I’m trying to ask “what do you think will happen next” questions, and give a synonym or short explanation for vocabulary words we come across.  

I would like to do some kind of summary.  A summary of the page after each page?  A summary of a part that might have been confusing?  

And then I am thinking of talking about something that happened in the beginning, middle, and end of the book.  

I think you're right that buying stuff can be overkill. Ds misses clues and thus can't make predictions during tv shows. It's kind of interesting to me, because it's so high interest but he misses it. Picture books are a good way to work on that. We've had some lately we were reading that we were really conducive to that sort of what will happen next kind of thing. For your beginning/middle/end, you might try doing it with pictures. With the SPARC books, they give us the pictures (3-5) and go through several steps. (listen while I read, repeat each sentence after me, then you tell) That would be easy to do with little 3-5 step sequencing pictures you might have around or find online. You know, like the 3 steps for a chick hatching or how to do this or that. Could be fiction or non-fiction. If it's fiction, you just expand it to the extent he's ready. The SPARC books started with maybe 1-2 sentences per picture and sometimes by the end would only have 3 pictures and 3-5 sentences per picture! It was crazy. They'd get in the whole narrative effect, with a title, background, dialogue, wrap-up with feelings, etc. So it's really something you can milk as much as he's ready for, something you can bring your social thinking are targets into, etc.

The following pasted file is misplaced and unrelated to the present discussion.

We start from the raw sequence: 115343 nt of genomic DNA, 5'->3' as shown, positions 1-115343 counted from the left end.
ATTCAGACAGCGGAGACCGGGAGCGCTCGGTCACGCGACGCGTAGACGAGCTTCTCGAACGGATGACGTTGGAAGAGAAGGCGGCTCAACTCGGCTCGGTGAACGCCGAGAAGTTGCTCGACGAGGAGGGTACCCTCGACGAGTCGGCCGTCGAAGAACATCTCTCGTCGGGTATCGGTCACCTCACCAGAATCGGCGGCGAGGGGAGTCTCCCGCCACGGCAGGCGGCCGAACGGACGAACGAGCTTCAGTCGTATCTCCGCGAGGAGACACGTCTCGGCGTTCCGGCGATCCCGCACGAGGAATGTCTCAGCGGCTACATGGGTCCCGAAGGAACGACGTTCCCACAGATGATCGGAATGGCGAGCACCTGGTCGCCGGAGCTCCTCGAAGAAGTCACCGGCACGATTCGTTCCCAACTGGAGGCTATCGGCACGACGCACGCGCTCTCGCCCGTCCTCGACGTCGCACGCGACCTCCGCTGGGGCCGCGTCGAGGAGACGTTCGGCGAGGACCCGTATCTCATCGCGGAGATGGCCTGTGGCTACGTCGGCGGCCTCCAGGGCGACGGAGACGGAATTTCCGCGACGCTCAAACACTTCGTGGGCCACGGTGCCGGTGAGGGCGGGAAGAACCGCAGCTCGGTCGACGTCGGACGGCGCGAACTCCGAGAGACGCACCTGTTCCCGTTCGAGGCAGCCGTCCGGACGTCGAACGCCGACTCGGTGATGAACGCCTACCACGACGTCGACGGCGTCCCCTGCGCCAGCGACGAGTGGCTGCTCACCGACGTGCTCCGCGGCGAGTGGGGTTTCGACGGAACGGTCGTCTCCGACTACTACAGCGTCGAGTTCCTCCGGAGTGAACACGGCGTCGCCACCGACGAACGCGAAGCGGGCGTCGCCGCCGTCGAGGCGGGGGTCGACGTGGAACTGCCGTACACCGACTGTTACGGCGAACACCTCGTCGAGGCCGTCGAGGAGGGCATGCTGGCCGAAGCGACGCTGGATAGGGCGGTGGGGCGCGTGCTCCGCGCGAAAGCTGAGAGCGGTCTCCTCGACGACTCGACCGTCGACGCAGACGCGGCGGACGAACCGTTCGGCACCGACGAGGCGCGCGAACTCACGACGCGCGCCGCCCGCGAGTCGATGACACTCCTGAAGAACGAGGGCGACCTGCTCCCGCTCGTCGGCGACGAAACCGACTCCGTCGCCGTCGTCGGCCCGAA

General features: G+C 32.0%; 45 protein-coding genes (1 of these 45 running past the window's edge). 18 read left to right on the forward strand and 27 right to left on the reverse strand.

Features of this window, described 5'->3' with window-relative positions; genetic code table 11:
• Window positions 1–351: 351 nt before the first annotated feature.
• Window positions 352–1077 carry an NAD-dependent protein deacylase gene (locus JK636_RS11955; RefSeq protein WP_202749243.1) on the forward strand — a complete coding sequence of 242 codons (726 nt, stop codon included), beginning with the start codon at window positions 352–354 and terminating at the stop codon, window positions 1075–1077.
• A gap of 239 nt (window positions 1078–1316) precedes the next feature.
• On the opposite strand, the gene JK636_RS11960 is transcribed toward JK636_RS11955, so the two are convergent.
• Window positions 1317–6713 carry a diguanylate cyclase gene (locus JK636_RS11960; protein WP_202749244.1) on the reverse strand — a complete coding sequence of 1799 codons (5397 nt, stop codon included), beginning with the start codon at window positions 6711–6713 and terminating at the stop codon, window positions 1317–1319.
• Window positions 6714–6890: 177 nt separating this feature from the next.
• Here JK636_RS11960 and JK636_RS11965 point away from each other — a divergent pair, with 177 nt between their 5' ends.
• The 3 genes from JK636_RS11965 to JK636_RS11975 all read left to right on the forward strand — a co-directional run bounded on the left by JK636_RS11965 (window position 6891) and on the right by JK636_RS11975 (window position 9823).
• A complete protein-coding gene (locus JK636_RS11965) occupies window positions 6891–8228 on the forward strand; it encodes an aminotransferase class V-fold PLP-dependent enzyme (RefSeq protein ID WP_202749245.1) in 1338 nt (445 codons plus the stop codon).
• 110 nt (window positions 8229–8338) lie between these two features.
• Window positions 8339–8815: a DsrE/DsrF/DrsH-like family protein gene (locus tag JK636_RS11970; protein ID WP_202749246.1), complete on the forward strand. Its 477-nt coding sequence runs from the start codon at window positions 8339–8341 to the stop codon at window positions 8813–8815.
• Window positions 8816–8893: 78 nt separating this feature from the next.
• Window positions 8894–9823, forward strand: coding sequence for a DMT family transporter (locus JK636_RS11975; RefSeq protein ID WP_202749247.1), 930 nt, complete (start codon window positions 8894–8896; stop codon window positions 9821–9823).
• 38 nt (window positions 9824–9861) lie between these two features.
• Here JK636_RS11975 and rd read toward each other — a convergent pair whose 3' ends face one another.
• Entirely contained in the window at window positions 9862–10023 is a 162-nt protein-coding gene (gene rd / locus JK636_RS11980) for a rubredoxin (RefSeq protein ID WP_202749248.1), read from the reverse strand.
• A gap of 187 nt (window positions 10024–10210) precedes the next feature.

You could make up little "just like me" stories for him to tell from picture prompts. "Johnny brushes his teeth every night before bed, just like me. First he squirts on the toothpaste, just like me. Then he brushes with a timer for two minutes, just like me. Then he smiles and thinks what a good job he did, just like me." Or don't do that, lol. There is a SPARC for Routines book you might like. Seriously. It would be narratives he can identify with, and it's really useful stuff. Here's a link to the samples. Looks like good stuff! It may be more complex than what we've been doing. It strongly emphasizes the beginning/middle/end of narratives and builds them into giving the narrative. Thinking we'll probably need to do that next. Everything we've done with them has been so good. Even when you're like oh that's simple, why bother, it still has a profound effect on him, just the effort to get it out.

6 hours ago, Lecka said:

He does have services this summer, so I feel good about this for home.

Yup, they don't want all of life to be therapy. I can tell when I'm at that sweet spot with ds, because he's just really engaged and happy.